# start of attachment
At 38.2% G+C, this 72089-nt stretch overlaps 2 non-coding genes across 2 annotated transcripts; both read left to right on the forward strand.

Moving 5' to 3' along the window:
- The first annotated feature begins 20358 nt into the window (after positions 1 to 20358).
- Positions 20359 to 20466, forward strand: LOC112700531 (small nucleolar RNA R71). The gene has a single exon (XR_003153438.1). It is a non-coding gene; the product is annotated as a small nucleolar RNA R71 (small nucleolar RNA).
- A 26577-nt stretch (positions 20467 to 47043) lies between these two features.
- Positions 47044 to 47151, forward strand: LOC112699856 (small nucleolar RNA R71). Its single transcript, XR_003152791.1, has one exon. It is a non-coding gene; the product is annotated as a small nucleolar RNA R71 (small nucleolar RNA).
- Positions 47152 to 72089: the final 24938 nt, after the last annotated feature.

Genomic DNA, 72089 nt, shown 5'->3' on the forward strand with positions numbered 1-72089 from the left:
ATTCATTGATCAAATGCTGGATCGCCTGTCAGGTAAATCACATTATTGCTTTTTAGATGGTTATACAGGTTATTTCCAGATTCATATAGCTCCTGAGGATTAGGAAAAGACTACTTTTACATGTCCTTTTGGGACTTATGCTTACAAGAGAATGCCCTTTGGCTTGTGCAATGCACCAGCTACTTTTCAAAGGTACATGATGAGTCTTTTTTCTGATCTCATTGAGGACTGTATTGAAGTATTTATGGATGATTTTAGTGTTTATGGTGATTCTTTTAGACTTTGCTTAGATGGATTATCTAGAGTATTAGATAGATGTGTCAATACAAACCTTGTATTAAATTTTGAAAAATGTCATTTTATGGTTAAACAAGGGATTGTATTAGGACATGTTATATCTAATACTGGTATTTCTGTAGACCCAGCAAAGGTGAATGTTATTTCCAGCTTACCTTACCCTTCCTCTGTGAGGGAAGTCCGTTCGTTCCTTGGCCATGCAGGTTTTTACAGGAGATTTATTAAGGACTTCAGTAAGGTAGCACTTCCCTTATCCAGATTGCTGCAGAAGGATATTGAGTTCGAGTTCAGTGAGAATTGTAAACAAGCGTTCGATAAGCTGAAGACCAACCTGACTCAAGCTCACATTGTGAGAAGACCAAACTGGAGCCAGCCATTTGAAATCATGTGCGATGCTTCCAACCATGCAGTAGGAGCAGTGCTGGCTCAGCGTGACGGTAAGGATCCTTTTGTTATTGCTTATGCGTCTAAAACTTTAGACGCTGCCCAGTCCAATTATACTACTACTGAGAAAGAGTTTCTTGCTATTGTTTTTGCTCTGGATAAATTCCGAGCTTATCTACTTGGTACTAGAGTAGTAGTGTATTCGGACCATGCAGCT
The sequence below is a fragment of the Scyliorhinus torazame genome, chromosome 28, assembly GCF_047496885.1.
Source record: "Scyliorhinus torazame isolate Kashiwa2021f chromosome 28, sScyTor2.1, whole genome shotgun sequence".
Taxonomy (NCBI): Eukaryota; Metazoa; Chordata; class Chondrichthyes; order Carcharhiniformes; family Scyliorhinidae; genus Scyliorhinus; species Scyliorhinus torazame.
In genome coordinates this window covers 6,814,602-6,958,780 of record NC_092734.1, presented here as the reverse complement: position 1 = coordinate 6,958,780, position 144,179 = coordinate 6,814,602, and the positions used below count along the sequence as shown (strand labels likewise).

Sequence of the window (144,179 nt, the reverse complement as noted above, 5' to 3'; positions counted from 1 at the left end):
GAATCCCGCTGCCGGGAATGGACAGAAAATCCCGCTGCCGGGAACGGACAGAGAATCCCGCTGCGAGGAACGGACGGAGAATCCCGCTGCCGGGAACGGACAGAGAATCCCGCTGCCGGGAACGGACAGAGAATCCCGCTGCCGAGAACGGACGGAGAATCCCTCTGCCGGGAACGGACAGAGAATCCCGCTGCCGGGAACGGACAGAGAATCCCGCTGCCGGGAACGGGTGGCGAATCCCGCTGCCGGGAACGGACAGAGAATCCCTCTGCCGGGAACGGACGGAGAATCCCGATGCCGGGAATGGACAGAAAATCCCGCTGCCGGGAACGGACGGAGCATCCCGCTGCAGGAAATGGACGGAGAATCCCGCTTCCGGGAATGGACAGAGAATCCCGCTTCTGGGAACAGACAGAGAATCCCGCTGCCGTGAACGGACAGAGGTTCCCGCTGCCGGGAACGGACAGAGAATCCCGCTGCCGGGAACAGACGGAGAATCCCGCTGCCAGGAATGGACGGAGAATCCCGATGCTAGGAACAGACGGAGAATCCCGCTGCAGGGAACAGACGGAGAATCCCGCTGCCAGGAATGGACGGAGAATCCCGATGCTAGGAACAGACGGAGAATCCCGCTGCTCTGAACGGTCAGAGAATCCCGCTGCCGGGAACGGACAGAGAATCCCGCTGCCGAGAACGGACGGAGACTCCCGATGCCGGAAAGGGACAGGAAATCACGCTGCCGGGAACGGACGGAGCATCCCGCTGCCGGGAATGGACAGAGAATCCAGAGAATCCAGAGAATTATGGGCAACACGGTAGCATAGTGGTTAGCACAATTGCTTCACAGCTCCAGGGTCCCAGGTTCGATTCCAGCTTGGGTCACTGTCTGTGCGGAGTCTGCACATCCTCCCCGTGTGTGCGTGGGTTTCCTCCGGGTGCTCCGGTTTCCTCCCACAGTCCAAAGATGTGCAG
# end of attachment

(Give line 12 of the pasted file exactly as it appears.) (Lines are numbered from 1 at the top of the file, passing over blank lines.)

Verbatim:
Taxonomy (NCBI): Eukaryota; Metazoa; Chordata; class Chondrichthyes; order Carcharhiniformes; family Scyliorhinidae; genus Scyliorhinus; species Scyliorhinus torazame.